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Cardiff Protests ahead of Climate summit

Over 800 people in Cardiff braved the rain last weekend to show their support for climate change action, in a series of international rallies.

‘Pedal for the planet’ saw participants cycle from the city centre to the Senedd in the bay as part of a mass bike ride. Speeches were given outside the assembly building by prominent local figures including comedian Dan Mitchell and Labour AM Alun Davies.

Participants also carried banners and signs calling for the government to ‘stop climate change’ and ‘give our children a future’.

Talking to Gair Rhydd, Mitchell described the the rally as a “great success”, stressing that despite the rain “hundreds of people turned up, galvanised by the cold and wet because they all believe that something needs to be done.”

He also praised those who gave speeches and stated that “the sheer multitude and range of the speakers showed that even if you may not agree with everyone’s opinion or beliefs on most subjects, on the day we all had one thing in common.”

The comedian decided to host the rally due to his belief “in the cause” and said that he was “glad to help”.

When asked what more could be done in the Welsh Assembly Government to help tackle climate change, he suggested that “the regulation of energy supplies is one area they could work on.”

Mitchell continued: “They could encourage a range of innovative projects; such as more innovative renewable energies, which would help the people of Wales and the environment.”

During the rally leader of the Welsh Green party Pippa Bartolotti also underlined the need for change as as she told the crowds: “We know the facts, and we say this to Paris, to our Government. Please change.”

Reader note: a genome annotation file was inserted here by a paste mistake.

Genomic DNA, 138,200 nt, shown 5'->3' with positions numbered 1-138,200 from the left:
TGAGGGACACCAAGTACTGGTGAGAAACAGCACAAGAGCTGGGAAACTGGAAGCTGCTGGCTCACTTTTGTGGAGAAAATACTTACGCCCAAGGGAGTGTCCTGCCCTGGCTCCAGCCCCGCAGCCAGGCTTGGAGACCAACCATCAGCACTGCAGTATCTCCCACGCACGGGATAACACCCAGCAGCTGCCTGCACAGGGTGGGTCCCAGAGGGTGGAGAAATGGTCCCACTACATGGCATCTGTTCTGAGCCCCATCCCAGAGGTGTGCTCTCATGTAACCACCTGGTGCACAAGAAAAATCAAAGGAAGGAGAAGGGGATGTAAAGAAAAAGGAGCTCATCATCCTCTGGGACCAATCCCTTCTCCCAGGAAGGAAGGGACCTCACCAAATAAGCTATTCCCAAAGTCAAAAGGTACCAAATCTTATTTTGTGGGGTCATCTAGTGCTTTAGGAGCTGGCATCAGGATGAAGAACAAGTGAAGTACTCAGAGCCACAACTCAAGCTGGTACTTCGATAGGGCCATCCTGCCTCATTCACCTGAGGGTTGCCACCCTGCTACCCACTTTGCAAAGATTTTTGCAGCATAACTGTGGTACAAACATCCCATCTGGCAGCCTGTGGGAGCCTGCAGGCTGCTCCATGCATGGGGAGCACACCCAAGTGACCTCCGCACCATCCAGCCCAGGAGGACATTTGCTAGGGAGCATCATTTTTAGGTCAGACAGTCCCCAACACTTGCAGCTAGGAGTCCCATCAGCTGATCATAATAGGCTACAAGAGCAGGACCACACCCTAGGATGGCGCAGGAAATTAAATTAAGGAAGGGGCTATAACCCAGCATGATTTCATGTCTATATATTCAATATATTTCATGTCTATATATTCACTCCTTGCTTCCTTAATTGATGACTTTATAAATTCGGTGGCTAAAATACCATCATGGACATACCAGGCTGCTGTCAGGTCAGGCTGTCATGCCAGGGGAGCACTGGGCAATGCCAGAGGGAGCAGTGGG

According to Wales Online, Bartolotti moved on to criticise the government over what she described as negotiations that are “not about what is good for us, the people”.

This was followed by a speech given by Head of Christian Aid Wales Huw Thomas, who warned of the poverty caused by climate change: “If we don’t tackle climate change as a planet, we will never make poverty history, we’ll make it permanent. That circle of violence and injustice will deepen further.”

Hosted only days before the start of the COP21 talks in Paris, ‘Pedal for the planet’ aimed to pressure politicians to take action against climate change during the largest gathering of world leaders in history.

The event was organised by the group Stop Climate Chaos Cymru, who described it as an opportunity for Wales to “stand up with the world to demand that world leaders agrees on a Fair Climate Deal”.

It was attended by groups including NUS Wales, who appealed for students to join and “raise your voice for our planet”.

Although the action in Cardiff was one of many protests to take place across the U.K, the rally received national media attention.

Others gathered in Edinburgh and London to demonstrate the need for the government to act against climate change, as part of 2,500 protests globally.

Of these, the largest took place in London, as approximately 50,000 people turned up to demand immediate action by world leaders. The march saw participants carry coffins adorned with BP oil logos accompanied by the slogan ‘killers’.

The event was hailed as “a fantastic display of people power” by Friends of the Earth chief executive Craig Bennett.

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